People are dying.
This is the reality that haunts me as I make my way to work this morning – to start another day as a professor of palliative care nursing.
In my work, death neither surprises nor disturbs me. I have sat by the bedside of countless people as they took their last breaths. I have stood with grieving family members, moments after their loved one disappeared from them forever. I have taught students how to care for people who are in the throes of heartache, and I have interviewed hospice nurses whose typical patient will live for only two weeks.
People die. This is a fact about life that I not only understand and accept, but that I honour and embrace. Believe me or don’t, but death can be beautiful.
This morning though, as I make my way to work in my warm winter coat, the images of good and peaceful deaths that have been the soul of my professional life are replaced with something darker. Today I’m not thinking of patients warm and cozy in their beds, with family at their side, and with around-the-clock nursing care to safeguard their comfort and their dignity. This morning I am thinking about the six Canadians who will die later today, likely on the street, from an opioid overdose. The six people who, like the six yesterday, and the six the day before that, have been neglected and forgotten by our health care system and by our society at large.
What are the names and the ages of these people who will die today? Where and when were they born and whom did they love? Will someone be there to hold them as they breathe for the last time? Will they be outside? Will they be cold? Will they be scared?
Palliative care, as a field, has spent the last half-century pioneering and refining an approach to care for dying patients that honours the totality of who they are as human beings. We focus on our patients’ lived experiences and their legacies, their family relationships, their values, their passions and their pleasures. We do this because we believe that the end of life is just as important as the beginning, and that on the bases of human dignity and shared humanity, everyone deserves their best chance at a good death.
Opioid overdose deaths are not good deaths. They are preventable. They are lonely and isolated. They are a national tragedy.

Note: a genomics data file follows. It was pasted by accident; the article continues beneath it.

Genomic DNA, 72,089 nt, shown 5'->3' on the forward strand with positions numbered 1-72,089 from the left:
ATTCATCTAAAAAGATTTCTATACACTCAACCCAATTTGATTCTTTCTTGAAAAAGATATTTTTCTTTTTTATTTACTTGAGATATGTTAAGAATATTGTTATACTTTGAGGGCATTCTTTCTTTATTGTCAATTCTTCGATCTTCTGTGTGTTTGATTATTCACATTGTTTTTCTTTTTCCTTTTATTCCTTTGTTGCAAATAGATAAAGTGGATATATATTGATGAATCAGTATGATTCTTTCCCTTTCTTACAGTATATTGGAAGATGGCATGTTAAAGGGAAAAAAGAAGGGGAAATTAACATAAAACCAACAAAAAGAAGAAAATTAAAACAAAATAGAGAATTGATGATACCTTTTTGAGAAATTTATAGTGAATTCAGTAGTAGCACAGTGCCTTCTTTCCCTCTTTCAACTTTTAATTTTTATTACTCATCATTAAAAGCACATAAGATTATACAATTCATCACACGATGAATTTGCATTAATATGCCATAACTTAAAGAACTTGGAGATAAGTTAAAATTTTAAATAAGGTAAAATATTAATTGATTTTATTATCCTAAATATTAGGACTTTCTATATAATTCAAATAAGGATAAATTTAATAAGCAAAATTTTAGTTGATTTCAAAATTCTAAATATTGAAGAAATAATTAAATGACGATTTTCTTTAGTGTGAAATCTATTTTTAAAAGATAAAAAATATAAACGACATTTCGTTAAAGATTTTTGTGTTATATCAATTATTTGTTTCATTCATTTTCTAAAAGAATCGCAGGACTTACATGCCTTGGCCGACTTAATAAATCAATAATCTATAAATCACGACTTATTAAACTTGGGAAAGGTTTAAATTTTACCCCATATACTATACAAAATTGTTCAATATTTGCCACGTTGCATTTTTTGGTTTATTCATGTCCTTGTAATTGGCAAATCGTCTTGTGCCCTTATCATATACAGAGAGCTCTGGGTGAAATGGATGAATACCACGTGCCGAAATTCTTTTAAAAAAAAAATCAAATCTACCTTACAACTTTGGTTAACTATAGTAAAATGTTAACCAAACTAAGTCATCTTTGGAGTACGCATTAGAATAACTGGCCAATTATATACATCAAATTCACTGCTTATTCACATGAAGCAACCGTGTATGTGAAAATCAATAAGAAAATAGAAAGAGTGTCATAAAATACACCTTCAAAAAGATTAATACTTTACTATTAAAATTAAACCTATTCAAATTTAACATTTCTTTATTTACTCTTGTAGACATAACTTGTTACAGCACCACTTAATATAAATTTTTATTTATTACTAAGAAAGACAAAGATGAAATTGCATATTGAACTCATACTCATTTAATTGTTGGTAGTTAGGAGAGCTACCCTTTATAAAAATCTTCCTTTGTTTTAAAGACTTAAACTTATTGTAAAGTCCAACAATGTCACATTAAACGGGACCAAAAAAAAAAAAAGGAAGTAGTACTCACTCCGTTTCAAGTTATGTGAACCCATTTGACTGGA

For fifty years, palliative care providers have felt the pull to care for those at the margins of a health care system that can’t be bothered with the dying. When Cicely Saunders opened the first hospice in London England in 1967, she sought to create a space where dying people would not only receive the medical and social care that they needed, but also where they would feel that their lives were important; that they mattered.
In her words, “You matter because you are you, and you matter to the last moment of your life”.
And so today, I am calling on my fellow palliative care nurses to acknowledge Canada’s opioid crisis as a palliative care crisis. We need to learn the lessons that people who use drugs are teaching us. These are lessons about life and death, about quality of life and suffering, and about how social forces such as poverty, stigma, and mental illness are shaping their end-of-life experience.
I teach my students that the social value of palliative care nursing lies in its unwavering commitment to improve the quality of life and alleviate the suffering of people who live with life-limiting conditions. If this idea has any meaning at all, we must acknowledge and act in the face of the opioid crisis, which is reshaping the landscape of death and dying in this country.
David K Wright, RN, PhD, CHPCN(C), Assistant Professor, School of Nursing, Faculty of Health Sciences, Co-Director, Nursing Palliative Care Research and Education Unit, University of Ottawa.